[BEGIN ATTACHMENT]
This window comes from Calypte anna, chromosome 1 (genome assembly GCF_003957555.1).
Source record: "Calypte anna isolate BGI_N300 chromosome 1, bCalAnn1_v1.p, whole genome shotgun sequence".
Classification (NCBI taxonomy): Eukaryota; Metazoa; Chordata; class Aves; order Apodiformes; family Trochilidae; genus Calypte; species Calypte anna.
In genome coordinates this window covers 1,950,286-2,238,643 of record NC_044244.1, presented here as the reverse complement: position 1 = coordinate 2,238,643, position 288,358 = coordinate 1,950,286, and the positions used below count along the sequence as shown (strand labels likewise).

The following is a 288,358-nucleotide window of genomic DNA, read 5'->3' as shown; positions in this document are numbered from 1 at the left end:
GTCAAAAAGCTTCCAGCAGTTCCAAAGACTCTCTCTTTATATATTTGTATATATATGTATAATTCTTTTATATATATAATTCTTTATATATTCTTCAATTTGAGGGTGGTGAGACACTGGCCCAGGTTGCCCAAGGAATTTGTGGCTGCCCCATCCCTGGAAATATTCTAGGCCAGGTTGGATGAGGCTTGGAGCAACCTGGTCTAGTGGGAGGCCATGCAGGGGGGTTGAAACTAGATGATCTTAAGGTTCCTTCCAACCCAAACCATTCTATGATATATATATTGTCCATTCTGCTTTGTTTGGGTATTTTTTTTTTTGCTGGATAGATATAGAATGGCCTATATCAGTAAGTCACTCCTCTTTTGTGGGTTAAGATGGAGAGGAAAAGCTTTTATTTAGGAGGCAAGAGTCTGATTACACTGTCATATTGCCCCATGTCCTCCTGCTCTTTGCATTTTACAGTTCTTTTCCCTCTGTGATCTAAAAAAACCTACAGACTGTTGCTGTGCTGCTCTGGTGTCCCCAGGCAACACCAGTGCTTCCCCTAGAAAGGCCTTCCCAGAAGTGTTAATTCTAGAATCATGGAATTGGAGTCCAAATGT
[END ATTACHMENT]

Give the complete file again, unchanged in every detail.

This window comes from Calypte anna, chromosome 1 (genome assembly GCF_003957555.1).
Source record: "Calypte anna isolate BGI_N300 chromosome 1, bCalAnn1_v1.p, whole genome shotgun sequence".
Classification (NCBI taxonomy): Eukaryota; Metazoa; Chordata; class Aves; order Apodiformes; family Trochilidae; genus Calypte; species Calypte anna.
In genome coordinates this window covers 1,950,286-2,238,643 of record NC_044244.1, presented here as the reverse complement: position 1 = coordinate 2,238,643, position 288,358 = coordinate 1,950,286, and the positions used below count along the sequence as shown (strand labels likewise).

The following is a 288,358-nucleotide window of genomic DNA, read 5'->3' as shown; positions in this document are numbered from 1 at the left end:
GTCAAAAAGCTTCCAGCAGTTCCAAAGACTCTCTCTTTATATATTTGTATATATATGTATAATTCTTTTATATATATAATTCTTTATATATTCTTCAATTTGAGGGTGGTGAGACACTGGCCCAGGTTGCCCAAGGAATTTGTGGCTGCCCCATCCCTGGAAATATTCTAGGCCAGGTTGGATGAGGCTTGGAGCAACCTGGTCTAGTGGGAGGCCATGCAGGGGGGTTGAAACTAGATGATCTTAAGGTTCCTTCCAACCCAAACCATTCTATGATATATATATTGTCCATTCTGCTTTGTTTGGGTATTTTTTTTTTTGCTGGATAGATATAGAATGGCCTATATCAGTAAGTCACTCCTCTTTTGTGGGTTAAGATGGAGAGGAAAAGCTTTTATTTAGGAGGCAAGAGTCTGATTACACTGTCATATTGCCCCATGTCCTCCTGCTCTTTGCATTTTACAGTTCTTTTCCCTCTGTGATCTAAAAAAACCTACAGACTGTTGCTGTGCTGCTCTGGTGTCCCCAGGCAACACCAGTGCTTCCCCTAGAAAGGCCTTCCCAGAAGTGTTAATTCTAGAATCATGGAATTGGAGTCCAAATGT